There are four categories, including a best club PRO award and one for best use of social media to promote Irish football.

The photographic prize is open to amateur and professional photographers who have captured a striking image from grassroots football with a theme “that portrays the subject matter in a positive light”.

Portraying the FAI in a positive light away from grassroots level may prove a stumbling block for the man who should stroll away with the gong in the Best Feature category.

This award is open to journalists and contributors “who have written or created a striking feature piece that gives a unique insight to Irish football” at local, national or international level.

The FAI will be all too aware that the most striking and unique insight into Irish football this year was written by Mark Tighe of the Sunday Times. It made waves locally, nationally and internationally.

He broke the story John Delaney tried to injunct, blowing the lid off the shambolic nature of governance at the FAI, precipitating a shedload of inquiries and a major shake-up in the organisation and forcing the departure of the highly paid chief executive from his perk-laden position.

It was a striking insight into the doomed fiefdom that was uniquely Delaney’s FAI. And a good thing for Irish football.

Even if he hasn’t entered, Tighe should receive the inaugural Delaney Golden Shoe: a brass trophy commemorating the time John lost his shoes during celebrations with fans in Poland, its metal burnished to a gold-like sheen by the tongue of the former chief executive’s avid cheerleader, Michael Healy-Rae.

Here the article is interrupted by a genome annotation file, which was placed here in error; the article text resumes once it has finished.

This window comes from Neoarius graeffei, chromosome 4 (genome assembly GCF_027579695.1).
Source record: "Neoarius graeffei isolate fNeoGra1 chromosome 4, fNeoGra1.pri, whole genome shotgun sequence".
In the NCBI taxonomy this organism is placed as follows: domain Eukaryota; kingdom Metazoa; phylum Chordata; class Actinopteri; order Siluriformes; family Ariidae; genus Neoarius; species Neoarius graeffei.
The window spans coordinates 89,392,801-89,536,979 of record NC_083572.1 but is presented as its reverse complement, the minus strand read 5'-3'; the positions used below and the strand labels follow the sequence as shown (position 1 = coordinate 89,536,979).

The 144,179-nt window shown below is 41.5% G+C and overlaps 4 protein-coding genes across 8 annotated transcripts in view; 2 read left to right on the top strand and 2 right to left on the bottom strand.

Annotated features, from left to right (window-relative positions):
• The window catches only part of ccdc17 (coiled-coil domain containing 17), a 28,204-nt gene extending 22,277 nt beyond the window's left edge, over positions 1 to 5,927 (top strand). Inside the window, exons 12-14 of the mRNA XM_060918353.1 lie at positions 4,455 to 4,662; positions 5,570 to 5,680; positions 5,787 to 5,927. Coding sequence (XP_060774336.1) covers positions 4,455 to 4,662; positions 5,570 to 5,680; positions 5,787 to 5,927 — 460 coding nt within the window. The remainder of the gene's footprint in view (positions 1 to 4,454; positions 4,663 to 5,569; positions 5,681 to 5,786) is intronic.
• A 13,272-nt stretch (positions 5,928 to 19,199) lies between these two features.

Emmet Malone, of this parish, should get the other perpetual Delaney Golden Shoe in recognition of long years spent putting a reluctant and combative football supremo and his FAI minions under the microscope and then communicating the results to demoralised grassroots.

The winners of the FAI Communications Awards will be announced at the agm delegates’ dinner in Meath on July 26th, when the Abbotstown top brass will communicate its full appreciation to journalists for all the great work they did for the organisation during the year.

It’ll be very moving.

A correction about emissions

Time for a correction. In last week’s column we mentioned the major photo opportunity laid on by the Government for the launch of its Climate Action Plan. It involved the Taoiseach and members of his cabinet arriving at the venue in Grangegorman on a hybrid Dublin Bus.

“As a matter of interest, almost all members of Cabinet travelled on the out-of-service bus for the first leg of their short journey. Just three of them managed the return trip,” we wrote, adding that the rest of the Cabinet “shot off in their ministerial cars”.